Monday, February 10, 2020

Benefits of Stem Cell Research and Parkinsons disease Proposal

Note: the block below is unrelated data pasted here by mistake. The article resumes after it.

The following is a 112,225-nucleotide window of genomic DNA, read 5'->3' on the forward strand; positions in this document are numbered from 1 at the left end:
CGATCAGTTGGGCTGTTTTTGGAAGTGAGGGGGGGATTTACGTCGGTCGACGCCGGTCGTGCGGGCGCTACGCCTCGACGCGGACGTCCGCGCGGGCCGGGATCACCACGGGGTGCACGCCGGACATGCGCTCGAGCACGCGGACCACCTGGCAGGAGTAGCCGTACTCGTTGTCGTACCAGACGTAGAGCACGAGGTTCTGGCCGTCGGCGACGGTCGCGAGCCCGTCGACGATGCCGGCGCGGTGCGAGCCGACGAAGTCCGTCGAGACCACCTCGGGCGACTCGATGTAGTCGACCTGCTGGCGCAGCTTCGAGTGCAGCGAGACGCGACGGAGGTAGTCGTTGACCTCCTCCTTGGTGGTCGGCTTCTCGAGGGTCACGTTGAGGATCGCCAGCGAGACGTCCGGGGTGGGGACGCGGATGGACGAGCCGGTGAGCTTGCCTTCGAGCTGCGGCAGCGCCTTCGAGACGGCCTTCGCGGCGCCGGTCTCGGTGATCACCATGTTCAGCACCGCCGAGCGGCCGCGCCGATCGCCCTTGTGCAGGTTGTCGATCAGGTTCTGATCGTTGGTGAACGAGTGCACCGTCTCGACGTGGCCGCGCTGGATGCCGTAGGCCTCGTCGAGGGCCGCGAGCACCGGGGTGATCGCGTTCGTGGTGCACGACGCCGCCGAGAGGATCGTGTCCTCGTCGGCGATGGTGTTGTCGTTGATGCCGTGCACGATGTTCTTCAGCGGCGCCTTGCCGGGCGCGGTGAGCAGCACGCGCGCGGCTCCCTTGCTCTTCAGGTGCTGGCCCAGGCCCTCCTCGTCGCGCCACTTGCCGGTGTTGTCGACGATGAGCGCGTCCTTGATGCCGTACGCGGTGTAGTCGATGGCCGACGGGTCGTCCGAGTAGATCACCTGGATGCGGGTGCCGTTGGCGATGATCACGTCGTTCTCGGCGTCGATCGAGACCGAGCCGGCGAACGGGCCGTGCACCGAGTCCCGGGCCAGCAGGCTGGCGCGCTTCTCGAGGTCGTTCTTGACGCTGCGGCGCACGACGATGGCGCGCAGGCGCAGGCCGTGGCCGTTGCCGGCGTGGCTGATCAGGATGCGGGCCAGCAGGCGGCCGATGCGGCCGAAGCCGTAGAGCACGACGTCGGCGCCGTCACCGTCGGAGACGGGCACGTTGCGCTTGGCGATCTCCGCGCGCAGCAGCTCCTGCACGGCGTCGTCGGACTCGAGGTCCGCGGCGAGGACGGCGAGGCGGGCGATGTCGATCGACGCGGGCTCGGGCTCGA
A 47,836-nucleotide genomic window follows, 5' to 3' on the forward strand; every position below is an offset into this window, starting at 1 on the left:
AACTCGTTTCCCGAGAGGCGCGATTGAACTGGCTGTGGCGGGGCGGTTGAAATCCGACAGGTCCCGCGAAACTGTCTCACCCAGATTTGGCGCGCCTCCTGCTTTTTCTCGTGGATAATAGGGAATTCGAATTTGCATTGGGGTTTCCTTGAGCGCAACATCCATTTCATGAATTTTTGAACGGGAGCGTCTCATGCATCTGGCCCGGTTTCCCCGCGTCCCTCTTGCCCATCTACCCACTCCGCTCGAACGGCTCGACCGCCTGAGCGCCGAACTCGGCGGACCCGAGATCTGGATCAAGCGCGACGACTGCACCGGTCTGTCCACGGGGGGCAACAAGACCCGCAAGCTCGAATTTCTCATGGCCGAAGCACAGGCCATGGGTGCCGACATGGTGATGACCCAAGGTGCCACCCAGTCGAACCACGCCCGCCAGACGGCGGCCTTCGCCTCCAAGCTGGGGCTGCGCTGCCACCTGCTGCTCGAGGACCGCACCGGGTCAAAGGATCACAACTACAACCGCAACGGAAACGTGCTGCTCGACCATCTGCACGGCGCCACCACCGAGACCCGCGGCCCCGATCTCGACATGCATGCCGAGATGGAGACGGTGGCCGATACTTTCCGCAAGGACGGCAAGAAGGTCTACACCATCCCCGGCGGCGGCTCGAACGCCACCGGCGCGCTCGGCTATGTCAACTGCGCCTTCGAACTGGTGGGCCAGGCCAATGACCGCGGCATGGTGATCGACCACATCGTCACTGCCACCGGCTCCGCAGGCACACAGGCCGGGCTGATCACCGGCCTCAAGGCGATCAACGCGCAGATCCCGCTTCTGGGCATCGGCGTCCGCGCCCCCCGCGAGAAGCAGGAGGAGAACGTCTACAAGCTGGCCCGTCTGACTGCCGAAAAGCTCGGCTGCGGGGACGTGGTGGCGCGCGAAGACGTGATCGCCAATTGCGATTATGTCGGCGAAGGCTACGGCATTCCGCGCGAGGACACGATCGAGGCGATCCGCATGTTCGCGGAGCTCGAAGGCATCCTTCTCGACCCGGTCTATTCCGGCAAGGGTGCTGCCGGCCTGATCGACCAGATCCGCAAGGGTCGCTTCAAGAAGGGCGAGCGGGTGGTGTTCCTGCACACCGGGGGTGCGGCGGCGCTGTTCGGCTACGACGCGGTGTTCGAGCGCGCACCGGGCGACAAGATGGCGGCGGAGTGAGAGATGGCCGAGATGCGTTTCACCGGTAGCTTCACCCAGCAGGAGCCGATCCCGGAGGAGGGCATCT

Benefits of Stem Cell and Parkinsons disease - Research Proposal Example Since immuno-rejection is the major complication in transplantation medicine, scientists are keen to create patient-specific donor cells using the therapeutic potential of induced pluripotent stem (IPS) cells for neural cell replacement that could reduce inherent risks of stem cell therapy. Advancement in science and technology made us capable of new discoveries and is creating wonders through replicating nature and with the successful cloning of sheep 'Dolly", we are at the threshold of human cloning. Isolation and culture of human embryonic stem cell (hES cells) and human embryonic germ cell (hEG cell) was first reported in 1998. It was a milestone in the history of stem cell research, because hES cells are considered to be the most fundamental and extraordinary of the stem cells, which has the potential for differentiation into a diverse cell type. Stem cells are the foundation cells for every organ, tissue and cell in the body" that are "blank", "self sustaining, and "can replicate themselves for long periods", which could develop into specialized tissues and organs under proper conditions. (Frequently Asked Question on stem cell research: What are stem cells). Stem cells are believed to be the "reservoirs of repair cells" that could replace degenerated cells and t issues of an organism, which make them suitable in the treatment of Parkinson's disease. Though various types of stem cells have diverse properties, their capability of "self-renewal and also of differentiation into specialized cells. Some stem cells are more committed to a particular developmental fate than others." This makes stem cells appropriate for therapeutic purpose in regenerative medicine. (Guidelines for Human Embryonic Stem Cell Research, p.15). Parkinson's disease (PD) is caused by the progressive degeneration of dopamine neurons in the nucleus of mitochondria. Principal symptoms for diagnosing Parkinson's Disease are involuntary shaking of limbs; stiffness of joints and rigidity of the limbs; "bradykinesia" (slowness in all voluntary movements), "hypokinesia" (poverty of movement), and postural instability (difficulty adjusting to changes in body position). (Clarke, C E, p.441-445). Parkinson patients develop problems like dementia, motor control problems, depression, anxiety, and sleep disturbance. Since pharmacological therapy (primarily levodopa, dopamine agonists, or monoamine-oxidase-B inhibitors) and surgical treatment for "subthalmic stimulation" is not fully effective in controlling the progressive dopamine decay, it is hoped that recent advances in stem cell transplantation has the ability to replace degenerated neurons and reduce the sufferings of Patients ailing from Parkinson Disease patients (Clark, 2007). Since the number of people requiring transplants are far more than organ donors, it is considered that the unique characteristics of stem cells to replicate and regenerate themselves to specialized tissues and organs, under proper conditions, are considered to be beneficial in the treatment of debilitating diseases like Alzheimers, Parkinson's disease, heart disease, burns, etc. Stem cells can be obtained from embryo, bone marrow, umbilical cord of a newborn baby, amniotic fluid, and some tissues of the brain, of which embryonic stem cells are referred to as pluripotent

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